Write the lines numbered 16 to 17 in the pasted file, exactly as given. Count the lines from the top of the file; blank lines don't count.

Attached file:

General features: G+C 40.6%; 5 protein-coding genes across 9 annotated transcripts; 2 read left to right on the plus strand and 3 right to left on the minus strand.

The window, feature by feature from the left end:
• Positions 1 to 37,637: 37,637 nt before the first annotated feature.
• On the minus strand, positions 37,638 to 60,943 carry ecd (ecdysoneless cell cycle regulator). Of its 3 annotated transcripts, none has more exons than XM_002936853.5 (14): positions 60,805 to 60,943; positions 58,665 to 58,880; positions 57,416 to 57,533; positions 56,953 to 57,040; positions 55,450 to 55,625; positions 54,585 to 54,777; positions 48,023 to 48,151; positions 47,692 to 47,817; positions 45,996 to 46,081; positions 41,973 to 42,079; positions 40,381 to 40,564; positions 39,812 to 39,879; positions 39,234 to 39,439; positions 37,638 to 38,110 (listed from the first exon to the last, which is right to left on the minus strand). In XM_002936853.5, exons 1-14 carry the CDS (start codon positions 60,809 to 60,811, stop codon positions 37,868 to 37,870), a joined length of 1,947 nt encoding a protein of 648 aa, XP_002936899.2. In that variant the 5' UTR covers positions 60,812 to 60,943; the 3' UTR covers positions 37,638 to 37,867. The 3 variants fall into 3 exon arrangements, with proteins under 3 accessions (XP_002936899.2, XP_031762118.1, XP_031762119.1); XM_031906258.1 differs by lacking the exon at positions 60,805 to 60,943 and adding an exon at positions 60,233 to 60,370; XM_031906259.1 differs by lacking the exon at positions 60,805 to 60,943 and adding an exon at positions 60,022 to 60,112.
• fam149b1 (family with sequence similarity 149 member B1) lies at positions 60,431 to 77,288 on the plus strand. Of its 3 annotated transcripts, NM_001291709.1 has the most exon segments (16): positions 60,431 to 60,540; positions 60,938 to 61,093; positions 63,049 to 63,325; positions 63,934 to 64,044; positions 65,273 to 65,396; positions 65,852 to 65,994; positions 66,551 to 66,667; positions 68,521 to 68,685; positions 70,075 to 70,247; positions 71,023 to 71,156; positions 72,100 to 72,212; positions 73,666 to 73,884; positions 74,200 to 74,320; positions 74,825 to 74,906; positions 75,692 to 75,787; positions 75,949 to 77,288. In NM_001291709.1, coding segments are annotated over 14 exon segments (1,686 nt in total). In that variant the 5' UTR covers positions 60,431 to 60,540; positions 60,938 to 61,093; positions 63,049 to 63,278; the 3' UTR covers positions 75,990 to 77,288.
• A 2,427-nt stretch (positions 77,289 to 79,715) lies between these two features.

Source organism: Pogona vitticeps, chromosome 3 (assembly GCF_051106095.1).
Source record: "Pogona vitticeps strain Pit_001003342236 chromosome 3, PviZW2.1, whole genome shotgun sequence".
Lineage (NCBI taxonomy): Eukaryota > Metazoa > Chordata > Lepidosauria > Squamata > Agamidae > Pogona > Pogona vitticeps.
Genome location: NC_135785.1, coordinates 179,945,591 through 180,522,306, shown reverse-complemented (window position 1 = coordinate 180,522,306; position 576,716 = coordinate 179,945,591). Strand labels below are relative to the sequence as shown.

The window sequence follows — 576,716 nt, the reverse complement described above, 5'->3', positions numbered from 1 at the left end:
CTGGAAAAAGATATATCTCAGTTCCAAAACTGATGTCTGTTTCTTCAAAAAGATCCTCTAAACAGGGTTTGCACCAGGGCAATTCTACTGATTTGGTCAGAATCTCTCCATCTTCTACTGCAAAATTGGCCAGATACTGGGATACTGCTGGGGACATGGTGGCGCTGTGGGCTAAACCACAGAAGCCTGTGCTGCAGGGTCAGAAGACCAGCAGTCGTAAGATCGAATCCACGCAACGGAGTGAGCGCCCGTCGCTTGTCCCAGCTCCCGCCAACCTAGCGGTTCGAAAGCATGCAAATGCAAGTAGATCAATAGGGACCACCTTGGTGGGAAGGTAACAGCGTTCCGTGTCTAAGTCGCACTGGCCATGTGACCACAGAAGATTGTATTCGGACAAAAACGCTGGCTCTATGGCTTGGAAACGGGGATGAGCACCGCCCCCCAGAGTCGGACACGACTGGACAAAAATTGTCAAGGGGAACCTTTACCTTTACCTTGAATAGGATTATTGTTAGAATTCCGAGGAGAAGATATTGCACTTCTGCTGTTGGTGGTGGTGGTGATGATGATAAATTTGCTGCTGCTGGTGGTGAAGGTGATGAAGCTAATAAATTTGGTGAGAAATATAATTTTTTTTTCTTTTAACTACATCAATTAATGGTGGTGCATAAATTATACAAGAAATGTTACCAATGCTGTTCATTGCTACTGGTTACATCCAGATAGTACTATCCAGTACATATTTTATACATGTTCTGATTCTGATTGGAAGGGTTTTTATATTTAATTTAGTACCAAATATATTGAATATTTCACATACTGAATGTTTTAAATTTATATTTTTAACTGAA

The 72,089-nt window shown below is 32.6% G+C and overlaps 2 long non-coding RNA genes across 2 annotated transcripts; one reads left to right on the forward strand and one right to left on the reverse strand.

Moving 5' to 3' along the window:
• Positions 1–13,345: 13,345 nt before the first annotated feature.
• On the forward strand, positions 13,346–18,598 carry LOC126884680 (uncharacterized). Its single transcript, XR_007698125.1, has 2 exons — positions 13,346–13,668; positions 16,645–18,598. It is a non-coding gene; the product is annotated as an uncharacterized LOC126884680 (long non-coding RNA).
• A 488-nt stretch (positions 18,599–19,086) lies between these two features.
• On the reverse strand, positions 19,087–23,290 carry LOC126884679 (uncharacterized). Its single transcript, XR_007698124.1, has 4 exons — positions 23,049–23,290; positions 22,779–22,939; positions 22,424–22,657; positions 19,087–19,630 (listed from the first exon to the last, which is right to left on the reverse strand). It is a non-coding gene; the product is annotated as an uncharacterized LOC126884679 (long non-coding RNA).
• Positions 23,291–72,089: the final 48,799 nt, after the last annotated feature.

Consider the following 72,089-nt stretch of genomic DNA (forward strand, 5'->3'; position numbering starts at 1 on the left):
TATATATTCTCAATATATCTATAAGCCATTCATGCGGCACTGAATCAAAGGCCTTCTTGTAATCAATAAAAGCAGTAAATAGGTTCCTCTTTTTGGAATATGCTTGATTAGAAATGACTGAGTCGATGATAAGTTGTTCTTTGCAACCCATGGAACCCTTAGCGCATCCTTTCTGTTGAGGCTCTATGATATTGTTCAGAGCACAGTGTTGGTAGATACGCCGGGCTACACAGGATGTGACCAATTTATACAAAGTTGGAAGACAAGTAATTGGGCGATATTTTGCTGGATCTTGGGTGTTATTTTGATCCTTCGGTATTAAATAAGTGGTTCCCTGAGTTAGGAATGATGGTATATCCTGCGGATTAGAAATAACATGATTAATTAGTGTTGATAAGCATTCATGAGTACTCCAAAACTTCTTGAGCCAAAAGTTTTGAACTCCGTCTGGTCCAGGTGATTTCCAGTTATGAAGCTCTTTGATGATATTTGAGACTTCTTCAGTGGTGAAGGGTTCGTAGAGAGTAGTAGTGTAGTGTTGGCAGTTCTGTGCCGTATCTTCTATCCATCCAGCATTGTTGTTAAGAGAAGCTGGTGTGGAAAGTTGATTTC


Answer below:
• On the forward strand, positions 13,346–18,598 carry LOC126884680 (uncharacterized). Its single transcript, XR_007698125.1, has 2 exons — positions 13,346–13,668; positions 16,645–18,598. It is a non-coding gene; the product is annotated as an uncharacterized LOC126884680 (long non-coding RNA).
• A 488-nt stretch (positions 18,599–19,086) lies between these two features.